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bug#31311: 27.0; doc of `pcase'

From: Thien-Thi Nguyen
Subject: bug#31311: 27.0; doc of `pcase'
Date: Sat, 26 May 2018 11:01:53 +0200
User-agent: Gnus/5.13 (Gnus v5.13) Emacs/27.0.50 (gnu/linux)

() Noam Postavsky <address@hidden>
() Thu, 24 May 2018 19:13:40 -0400

   The manual should refer to `cl-case', not `case'.

   > +These render @code{case} unsuitable for strings or compound
   > +data structures (e.g., lists or vectors).
   > +For that, why not use @code{cond}?  Wait, what?  @dots{}

   I guess this is supposed to be funny, but I think it might
   confuse the reader.

I did ‘s/case/cl-&/g’ in commit 468e82790f1, and converted the
haha attempt text to: "(And here we end up in a circle.)"

   I don't think pcase should be referred to as a
   hybrid of cond and cl-case; maybe a hybrid of
   cond and cl-destructuring-bind.  Or perhaps:
   like cl-case, only more so.

Many computer languages have an intrinsic case-ish construct, so
it was a bit surprising for me to learn that ‘case’ in Emacs
Lisp is actually ‘cl-case’, which has a second-class citizen
feel.  In using ‘cl-case’ as one of the conceptual parents of
‘pcase’, my reasoning is:

- Build on "expectatious programmer" mindset.  Programmers new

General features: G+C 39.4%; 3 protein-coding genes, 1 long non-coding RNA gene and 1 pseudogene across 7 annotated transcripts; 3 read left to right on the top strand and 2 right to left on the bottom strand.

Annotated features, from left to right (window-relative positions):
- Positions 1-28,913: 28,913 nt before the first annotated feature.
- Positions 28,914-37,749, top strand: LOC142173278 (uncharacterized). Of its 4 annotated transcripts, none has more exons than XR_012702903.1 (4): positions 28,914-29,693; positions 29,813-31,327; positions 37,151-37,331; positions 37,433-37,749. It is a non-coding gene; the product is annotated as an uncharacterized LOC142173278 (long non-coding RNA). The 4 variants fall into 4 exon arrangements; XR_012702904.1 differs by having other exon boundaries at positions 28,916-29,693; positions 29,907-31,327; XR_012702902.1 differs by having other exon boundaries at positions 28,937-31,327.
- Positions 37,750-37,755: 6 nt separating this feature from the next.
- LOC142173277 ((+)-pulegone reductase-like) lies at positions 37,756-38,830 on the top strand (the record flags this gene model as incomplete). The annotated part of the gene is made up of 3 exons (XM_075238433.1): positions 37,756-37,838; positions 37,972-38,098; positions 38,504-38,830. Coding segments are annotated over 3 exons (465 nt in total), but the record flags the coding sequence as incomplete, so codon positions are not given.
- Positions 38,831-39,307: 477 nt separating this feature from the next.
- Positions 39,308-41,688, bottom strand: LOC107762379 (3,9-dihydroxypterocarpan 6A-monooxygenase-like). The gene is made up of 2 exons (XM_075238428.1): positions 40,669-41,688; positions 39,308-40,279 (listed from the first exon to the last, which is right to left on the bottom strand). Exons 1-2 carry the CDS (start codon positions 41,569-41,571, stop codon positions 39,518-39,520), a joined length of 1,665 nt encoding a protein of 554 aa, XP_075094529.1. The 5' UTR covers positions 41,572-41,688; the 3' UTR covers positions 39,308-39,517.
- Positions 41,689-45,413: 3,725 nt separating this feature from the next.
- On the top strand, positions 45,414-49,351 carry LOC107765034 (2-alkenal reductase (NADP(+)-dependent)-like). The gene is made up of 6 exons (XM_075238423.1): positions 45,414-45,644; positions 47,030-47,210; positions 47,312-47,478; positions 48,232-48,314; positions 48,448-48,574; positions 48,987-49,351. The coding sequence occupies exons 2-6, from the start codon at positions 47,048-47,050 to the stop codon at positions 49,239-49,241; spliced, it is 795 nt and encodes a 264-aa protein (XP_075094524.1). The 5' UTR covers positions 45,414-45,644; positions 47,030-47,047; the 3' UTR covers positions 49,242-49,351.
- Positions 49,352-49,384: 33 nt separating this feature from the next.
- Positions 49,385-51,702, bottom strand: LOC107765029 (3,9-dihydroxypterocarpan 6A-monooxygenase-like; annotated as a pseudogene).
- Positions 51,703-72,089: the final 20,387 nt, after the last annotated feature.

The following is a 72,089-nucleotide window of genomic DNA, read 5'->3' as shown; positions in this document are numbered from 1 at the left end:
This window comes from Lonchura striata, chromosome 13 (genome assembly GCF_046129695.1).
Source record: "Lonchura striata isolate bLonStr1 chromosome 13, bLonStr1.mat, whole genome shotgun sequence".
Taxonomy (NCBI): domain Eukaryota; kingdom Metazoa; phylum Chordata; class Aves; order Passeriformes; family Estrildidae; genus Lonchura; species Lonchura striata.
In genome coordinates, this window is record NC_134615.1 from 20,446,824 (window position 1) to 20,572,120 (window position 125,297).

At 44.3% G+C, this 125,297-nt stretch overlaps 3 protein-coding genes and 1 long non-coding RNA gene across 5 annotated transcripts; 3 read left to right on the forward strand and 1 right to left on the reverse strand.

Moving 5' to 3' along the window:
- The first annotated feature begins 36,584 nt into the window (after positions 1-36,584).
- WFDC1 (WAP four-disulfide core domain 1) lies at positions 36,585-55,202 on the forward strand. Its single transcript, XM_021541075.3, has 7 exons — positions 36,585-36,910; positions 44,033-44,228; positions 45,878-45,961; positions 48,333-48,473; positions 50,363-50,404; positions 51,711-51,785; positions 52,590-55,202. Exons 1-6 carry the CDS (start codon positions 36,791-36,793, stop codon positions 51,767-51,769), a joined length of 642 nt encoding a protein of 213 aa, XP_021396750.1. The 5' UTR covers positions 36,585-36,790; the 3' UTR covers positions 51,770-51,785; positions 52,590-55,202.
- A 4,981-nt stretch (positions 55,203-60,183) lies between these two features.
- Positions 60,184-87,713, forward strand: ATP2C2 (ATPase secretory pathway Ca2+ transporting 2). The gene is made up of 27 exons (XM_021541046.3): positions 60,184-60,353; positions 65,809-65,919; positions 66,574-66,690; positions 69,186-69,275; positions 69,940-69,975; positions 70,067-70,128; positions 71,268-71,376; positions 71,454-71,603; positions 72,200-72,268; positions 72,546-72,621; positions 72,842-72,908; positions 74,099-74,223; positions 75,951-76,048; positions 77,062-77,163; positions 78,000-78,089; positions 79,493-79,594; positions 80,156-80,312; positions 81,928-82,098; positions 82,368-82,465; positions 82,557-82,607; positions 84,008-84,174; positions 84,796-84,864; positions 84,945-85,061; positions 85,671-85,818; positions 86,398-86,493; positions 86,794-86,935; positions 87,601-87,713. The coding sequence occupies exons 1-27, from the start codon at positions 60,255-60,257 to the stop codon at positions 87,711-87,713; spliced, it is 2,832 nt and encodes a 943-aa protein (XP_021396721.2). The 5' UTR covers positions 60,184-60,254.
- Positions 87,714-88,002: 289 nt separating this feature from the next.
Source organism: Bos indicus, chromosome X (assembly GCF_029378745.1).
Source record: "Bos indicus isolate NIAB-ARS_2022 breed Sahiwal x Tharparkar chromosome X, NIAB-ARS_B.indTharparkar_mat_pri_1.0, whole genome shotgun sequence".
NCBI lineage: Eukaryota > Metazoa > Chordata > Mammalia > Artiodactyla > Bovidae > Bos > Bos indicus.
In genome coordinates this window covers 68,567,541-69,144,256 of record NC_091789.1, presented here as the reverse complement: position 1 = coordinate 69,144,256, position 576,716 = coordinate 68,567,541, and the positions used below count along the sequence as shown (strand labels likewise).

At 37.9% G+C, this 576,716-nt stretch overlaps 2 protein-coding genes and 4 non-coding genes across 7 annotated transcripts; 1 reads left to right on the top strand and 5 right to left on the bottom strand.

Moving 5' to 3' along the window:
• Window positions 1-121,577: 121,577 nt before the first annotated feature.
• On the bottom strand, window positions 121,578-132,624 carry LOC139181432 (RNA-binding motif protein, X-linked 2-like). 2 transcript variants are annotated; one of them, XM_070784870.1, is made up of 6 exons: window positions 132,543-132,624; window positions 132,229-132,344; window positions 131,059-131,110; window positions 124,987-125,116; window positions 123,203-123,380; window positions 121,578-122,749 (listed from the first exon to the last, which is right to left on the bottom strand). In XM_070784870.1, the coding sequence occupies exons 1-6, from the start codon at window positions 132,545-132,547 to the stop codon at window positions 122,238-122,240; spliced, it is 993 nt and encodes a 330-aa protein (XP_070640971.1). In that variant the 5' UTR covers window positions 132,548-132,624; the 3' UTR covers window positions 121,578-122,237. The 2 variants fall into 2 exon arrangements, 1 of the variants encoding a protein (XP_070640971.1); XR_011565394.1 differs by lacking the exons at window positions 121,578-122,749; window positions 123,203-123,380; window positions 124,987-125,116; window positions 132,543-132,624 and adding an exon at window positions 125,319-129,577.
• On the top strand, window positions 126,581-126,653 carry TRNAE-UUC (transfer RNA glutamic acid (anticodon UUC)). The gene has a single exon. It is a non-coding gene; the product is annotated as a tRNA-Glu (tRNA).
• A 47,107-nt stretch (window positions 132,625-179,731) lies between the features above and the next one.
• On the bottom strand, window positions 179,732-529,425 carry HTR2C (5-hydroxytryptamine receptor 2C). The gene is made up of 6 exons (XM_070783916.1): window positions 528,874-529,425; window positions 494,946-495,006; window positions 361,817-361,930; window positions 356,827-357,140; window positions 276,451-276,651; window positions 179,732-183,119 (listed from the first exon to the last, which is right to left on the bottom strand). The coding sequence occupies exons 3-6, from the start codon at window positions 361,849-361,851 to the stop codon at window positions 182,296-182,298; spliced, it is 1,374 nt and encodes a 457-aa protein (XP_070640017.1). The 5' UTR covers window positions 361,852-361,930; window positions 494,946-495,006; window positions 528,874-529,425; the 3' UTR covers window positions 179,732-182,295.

to Emacs Lisp might feel that same surprise i felt and do what
  i did: reach for ‘cl-case’ immediately, making it a habit to
  such an extent as to consider it intrinsic (thus, familiar).

- I agree somewhat that ‘cl-destructuring-bind’ might be a
  better parent, especially for structural pattern matching, but
  it does not have widespread analogs in other programming
  languages, and its operation is not as easy to grasp as a
  case-ish construct.  Too, structural patterns are but one kind
  of pattern that ‘pcase’ supports.

So, i understand your point (i believe) but disagree.

   > +       (app (match-string 1)                 ; @r{line 6}

   You have to pass the original string to match-string.

Yes, ‘app’ handles that.  There is an explanation in one of the
paragraphs following the code.  Anyway, thanks for pointing this
out, as the paragraph in question lacked a reference "line 6"
due to oversight on my part -- fixed in commit 6aace45830.

   > +            val))                            ; @r{line 7}
   > +      (let val (list "149" 'default)))       ; @r{line 8}
   > +     val)))                                  ; @r{line 9}

   This doesn't seem like a great example of pcase usage.  Not
   sure if you want to introduce the extended `rx' pattern here,
   but it works better for this, IMO:

       (pcase x
         ((and (pred stringp)
               (rx bol "key:" (let val (+ (any digit))) eol))
         (_ 'default))

Thanks for the tip; that's certainly more elegant.  This example
is admittedly a bit contrived, but i think its merit is that it
stays w/ the basic core patterns, using them in idiomatic ways.

I think i saw in another thread (bug report?) that rx.el needs
documentation.  It would be great if those docs could xref this
example w/ the re-re-formulation you wrote.

Thien-Thi Nguyen -----------------------------------------------
 (defun responsep (query)
   (pcase (context query)
     (`(technical ,ml) (correctp ml))
     ...))                              748E A0E8 1CB8 A748 9BFA
--------------------------------------- 6CE4 6703 2224 4C80 7502

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